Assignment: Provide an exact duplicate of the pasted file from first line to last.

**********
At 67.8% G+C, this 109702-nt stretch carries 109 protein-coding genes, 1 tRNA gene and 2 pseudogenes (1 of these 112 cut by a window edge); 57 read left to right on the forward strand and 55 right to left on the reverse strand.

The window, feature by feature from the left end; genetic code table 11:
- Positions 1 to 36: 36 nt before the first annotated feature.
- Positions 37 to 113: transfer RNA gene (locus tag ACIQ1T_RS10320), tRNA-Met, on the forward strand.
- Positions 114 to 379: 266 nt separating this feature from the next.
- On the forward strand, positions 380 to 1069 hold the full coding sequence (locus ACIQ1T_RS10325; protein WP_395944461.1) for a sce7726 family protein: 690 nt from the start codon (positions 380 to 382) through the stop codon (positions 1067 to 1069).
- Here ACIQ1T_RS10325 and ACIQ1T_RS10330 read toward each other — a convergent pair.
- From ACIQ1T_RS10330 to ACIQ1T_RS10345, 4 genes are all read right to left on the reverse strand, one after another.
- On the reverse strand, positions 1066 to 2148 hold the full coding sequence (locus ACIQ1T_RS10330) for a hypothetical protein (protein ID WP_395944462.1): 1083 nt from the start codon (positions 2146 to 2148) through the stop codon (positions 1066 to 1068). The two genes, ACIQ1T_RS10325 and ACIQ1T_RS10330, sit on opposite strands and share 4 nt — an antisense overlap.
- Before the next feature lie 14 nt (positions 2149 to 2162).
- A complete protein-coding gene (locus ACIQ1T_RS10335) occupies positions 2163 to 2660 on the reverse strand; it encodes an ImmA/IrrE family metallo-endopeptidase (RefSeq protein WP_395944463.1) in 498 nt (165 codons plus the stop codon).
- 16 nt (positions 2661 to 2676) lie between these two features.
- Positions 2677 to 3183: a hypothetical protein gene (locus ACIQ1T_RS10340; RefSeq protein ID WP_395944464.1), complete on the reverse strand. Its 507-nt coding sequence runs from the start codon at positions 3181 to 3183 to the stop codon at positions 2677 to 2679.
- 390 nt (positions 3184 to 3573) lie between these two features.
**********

At 67.8% G+C, this 109702-nt stretch carries 109 protein-coding genes, 1 tRNA gene and 2 pseudogenes (1 of these 112 cut by a window edge); 57 read left to right on the forward strand and 55 right to left on the reverse strand.

The window, feature by feature from the left end; genetic code table 11:
- Positions 1 to 36: 36 nt before the first annotated feature.
- Positions 37 to 113: transfer RNA gene (locus tag ACIQ1T_RS10320), tRNA-Met, on the forward strand.
- Positions 114 to 379: 266 nt separating this feature from the next.
- On the forward strand, positions 380 to 1069 hold the full coding sequence (locus ACIQ1T_RS10325; protein WP_395944461.1) for a sce7726 family protein: 690 nt from the start codon (positions 380 to 382) through the stop codon (positions 1067 to 1069).
- Here ACIQ1T_RS10325 and ACIQ1T_RS10330 read toward each other — a convergent pair.
- From ACIQ1T_RS10330 to ACIQ1T_RS10345, 4 genes are all read right to left on the reverse strand, one after another.
- On the reverse strand, positions 1066 to 2148 hold the full coding sequence (locus ACIQ1T_RS10330) for a hypothetical protein (protein ID WP_395944462.1): 1083 nt from the start codon (positions 2146 to 2148) through the stop codon (positions 1066 to 1068). The two genes, ACIQ1T_RS10325 and ACIQ1T_RS10330, sit on opposite strands and share 4 nt — an antisense overlap.
- Before the next feature lie 14 nt (positions 2149 to 2162).
- A complete protein-coding gene (locus ACIQ1T_RS10335) occupies positions 2163 to 2660 on the reverse strand; it encodes an ImmA/IrrE family metallo-endopeptidase (RefSeq protein WP_395944463.1) in 498 nt (165 codons plus the stop codon).
- 16 nt (positions 2661 to 2676) lie between these two features.
- Positions 2677 to 3183: a hypothetical protein gene (locus ACIQ1T_RS10340; RefSeq protein ID WP_395944464.1), complete on the reverse strand. Its 507-nt coding sequence runs from the start codon at positions 3181 to 3183 to the stop codon at positions 2677 to 2679.
- 390 nt (positions 3184 to 3573) lie between these two features.